I think Dr Soma surprised everybody when he turned up, despite having suffered a severe cramp during the last trip and had to turn back long before reaching Terian. In fact, as if wanting to make a big impression, he turned up with a brandnew striking pink hat! Check out this photo below where Soma, the guy devoid of muscles is standing beside Boyd, the guy who's everything about muscles.

Judy took the opportunity to take a picture with Stephenie and Laurel. And at this point, just a friendly advice to the girls not to spend too much time looking at Laurel's amazing tights.

Some of us had a bit of time for some laughs too (check out Jonas' water bottles).

Group photos before we started the torture.

A few minutes after starting the journey, we took a short break in the jungle. By then Stephenie, Laurel and John Chin and the rest of the leading pack had already rushed up the hills. Stephenie and Laurel had intended to only do a 40-minute run before turning back. She's scheduled to fly to China on 1 September for a 300-km eco-race comprising 10 disciplines, so this was just "light" workout for her.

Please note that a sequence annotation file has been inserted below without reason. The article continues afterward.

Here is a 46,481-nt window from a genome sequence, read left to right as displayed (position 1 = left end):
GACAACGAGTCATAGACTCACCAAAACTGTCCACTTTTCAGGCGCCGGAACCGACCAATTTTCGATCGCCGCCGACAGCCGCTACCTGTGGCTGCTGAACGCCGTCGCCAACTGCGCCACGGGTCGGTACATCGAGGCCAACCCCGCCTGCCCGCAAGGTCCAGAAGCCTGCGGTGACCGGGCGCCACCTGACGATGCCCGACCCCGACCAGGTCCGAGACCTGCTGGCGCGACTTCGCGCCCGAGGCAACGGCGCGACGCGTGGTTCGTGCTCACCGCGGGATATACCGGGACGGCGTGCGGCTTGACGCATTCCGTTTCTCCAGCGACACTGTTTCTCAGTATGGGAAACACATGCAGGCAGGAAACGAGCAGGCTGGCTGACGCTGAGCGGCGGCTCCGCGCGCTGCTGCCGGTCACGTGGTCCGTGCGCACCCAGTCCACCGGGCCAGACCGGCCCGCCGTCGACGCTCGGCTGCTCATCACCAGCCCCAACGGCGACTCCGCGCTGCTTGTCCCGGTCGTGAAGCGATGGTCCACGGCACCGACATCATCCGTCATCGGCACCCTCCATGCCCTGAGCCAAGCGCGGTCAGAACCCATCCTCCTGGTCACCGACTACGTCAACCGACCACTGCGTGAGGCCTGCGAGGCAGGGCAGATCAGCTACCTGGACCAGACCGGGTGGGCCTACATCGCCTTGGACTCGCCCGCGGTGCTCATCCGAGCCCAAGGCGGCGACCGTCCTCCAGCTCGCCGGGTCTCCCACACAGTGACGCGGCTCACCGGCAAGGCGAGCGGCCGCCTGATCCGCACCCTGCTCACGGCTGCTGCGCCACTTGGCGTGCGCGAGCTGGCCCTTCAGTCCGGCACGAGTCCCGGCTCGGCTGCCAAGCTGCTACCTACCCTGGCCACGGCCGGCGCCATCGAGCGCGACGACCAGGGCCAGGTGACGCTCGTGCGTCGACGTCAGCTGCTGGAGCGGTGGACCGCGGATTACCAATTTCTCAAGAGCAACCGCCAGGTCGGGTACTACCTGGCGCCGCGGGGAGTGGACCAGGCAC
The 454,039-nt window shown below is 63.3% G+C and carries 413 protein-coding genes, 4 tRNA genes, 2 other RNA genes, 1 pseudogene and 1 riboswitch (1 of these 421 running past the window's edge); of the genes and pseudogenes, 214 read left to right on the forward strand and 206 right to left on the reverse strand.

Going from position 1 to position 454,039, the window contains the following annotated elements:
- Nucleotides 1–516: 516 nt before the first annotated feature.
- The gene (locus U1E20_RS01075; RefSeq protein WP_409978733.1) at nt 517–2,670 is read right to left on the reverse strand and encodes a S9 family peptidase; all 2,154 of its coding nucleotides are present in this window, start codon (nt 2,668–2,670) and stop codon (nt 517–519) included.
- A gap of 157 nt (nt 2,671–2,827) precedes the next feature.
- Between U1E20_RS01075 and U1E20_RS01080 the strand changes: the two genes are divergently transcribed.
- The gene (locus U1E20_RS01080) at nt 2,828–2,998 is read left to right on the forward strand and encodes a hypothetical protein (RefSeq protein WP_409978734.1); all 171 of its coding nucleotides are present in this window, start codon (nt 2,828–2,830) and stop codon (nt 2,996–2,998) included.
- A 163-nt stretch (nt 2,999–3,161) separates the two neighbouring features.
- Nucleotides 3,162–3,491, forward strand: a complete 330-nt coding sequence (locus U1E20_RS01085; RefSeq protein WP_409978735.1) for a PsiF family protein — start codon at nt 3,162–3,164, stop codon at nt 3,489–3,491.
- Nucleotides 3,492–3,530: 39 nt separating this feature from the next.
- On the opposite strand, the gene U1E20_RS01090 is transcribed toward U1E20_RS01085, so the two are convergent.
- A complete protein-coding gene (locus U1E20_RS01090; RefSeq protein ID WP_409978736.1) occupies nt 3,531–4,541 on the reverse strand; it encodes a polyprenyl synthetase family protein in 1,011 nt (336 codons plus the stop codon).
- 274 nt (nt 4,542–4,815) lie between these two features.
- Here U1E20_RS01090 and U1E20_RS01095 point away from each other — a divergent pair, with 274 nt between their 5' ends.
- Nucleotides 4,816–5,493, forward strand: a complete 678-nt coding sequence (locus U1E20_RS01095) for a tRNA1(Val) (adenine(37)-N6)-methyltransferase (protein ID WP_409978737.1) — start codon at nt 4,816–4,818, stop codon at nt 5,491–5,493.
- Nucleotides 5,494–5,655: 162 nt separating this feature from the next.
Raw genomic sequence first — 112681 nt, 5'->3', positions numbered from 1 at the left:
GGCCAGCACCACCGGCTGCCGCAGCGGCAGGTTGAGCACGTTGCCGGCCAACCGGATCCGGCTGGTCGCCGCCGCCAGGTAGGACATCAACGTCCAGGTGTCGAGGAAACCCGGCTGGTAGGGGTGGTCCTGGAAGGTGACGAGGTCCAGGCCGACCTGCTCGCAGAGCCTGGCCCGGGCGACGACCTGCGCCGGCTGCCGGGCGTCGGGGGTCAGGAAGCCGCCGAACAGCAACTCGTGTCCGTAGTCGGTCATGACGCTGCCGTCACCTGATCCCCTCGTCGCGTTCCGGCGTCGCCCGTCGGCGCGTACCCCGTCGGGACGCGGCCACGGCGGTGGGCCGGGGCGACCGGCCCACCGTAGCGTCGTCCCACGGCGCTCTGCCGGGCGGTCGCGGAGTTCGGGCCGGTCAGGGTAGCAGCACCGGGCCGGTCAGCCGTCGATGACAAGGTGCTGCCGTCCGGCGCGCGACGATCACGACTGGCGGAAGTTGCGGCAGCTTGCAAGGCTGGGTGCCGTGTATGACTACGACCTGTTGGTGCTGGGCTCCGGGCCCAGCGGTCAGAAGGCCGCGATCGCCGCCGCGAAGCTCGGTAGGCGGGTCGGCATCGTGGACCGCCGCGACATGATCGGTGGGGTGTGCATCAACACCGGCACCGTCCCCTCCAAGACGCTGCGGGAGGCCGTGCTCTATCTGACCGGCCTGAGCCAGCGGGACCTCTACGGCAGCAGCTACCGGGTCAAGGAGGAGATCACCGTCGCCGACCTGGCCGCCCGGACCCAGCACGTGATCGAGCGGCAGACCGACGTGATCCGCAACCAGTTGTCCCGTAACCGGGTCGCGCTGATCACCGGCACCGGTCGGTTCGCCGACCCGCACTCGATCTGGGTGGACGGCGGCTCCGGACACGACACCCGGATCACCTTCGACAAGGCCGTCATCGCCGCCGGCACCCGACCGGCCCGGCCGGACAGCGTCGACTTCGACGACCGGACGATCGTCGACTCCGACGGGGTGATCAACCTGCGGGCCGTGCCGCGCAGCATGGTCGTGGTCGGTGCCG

Upon reaching the dirt road, we started the climb. I had felt great then, but had to control my excitement from rushing up the hills. I had to keep reminding myself that there're still many more kilometres to cover not only that day, but also the following day.

However, a part of the training was also to keep a minimal pace to ensure that I can finish the race in November within the allocated 36 hours. So a few minutes later, I was already gradually leaving the pack behind together with Judy.

And then suddenly, we heard a kind of stampede from over the hill. We thought a herd of karabaus were coming our way. But then Stephenie and Laurel emerged and running from the opposite direction in annoyingly relaxed fashion. And I have to shamefully admit that instead of looking at Stephenie's fit body, my eyes were again drawn to Laurel's tights (Damn, am I absolutely nuts?).

I somehow had the impression that John was supposed to go all the way to Terian and Buayan with the rest of us. So I was fairly surprised to see him walking back not too long after Stephenie and Laurel.

Well, Judy and I walked together for a little longer up to the hut at the end of the clearing. Then I decided to increase my pace. I stepped into the jungle and pulled ahead of Judy soon after. For the rest of the journey I was walking alone. It was kinda weird—and boring—to walk alone for hours